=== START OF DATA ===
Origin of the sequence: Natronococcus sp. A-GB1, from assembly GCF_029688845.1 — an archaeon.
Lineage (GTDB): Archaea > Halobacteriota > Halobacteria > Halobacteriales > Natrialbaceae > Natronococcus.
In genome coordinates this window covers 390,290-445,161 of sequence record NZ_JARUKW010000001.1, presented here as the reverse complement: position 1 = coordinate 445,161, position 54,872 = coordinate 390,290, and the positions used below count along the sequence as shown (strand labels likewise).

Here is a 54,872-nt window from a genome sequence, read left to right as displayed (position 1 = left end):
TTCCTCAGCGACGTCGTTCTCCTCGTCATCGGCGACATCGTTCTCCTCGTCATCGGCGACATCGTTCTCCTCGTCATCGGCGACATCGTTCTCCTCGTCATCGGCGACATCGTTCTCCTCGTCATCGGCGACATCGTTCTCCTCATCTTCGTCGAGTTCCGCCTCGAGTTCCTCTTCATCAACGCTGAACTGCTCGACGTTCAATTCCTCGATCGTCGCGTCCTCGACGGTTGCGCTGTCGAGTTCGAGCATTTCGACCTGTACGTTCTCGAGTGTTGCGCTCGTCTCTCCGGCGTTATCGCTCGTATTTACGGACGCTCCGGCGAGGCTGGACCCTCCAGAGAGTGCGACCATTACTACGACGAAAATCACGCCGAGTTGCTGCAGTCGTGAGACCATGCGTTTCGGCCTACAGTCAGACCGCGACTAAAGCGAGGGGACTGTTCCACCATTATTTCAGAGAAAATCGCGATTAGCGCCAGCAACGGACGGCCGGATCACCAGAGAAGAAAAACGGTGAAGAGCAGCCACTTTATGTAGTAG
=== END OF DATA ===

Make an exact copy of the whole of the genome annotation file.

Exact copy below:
Origin of the sequence: Natronococcus sp. A-GB1, from assembly GCF_029688845.1 — an archaeon.
Lineage (GTDB): Archaea > Halobacteriota > Halobacteria > Halobacteriales > Natrialbaceae > Natronococcus.
In genome coordinates this window covers 390,290-445,161 of sequence record NZ_JARUKW010000001.1, presented here as the reverse complement: position 1 = coordinate 445,161, position 54,872 = coordinate 390,290, and the positions used below count along the sequence as shown (strand labels likewise).

Here is a 54,872-nt window from a genome sequence, read left to right as displayed (position 1 = left end):
TTCCTCAGCGACGTCGTTCTCCTCGTCATCGGCGACATCGTTCTCCTCGTCATCGGCGACATCGTTCTCCTCGTCATCGGCGACATCGTTCTCCTCGTCATCGGCGACATCGTTCTCCTCGTCATCGGCGACATCGTTCTCCTCATCTTCGTCGAGTTCCGCCTCGAGTTCCTCTTCATCAACGCTGAACTGCTCGACGTTCAATTCCTCGATCGTCGCGTCCTCGACGGTTGCGCTGTCGAGTTCGAGCATTTCGACCTGTACGTTCTCGAGTGTTGCGCTCGTCTCTCCGGCGTTATCGCTCGTATTTACGGACGCTCCGGCGAGGCTGGACCCTCCAGAGAGTGCGACCATTACTACGACGAAAATCACGCCGAGTTGCTGCAGTCGTGAGACCATGCGTTTCGGCCTACAGTCAGACCGCGACTAAAGCGAGGGGACTGTTCCACCATTATTTCAGAGAAAATCGCGATTAGCGCCAGCAACGGACGGCCGGATCACCAGAGAAGAAAAACGGTGAAGAGCAGCCACTTTATGTAGTAG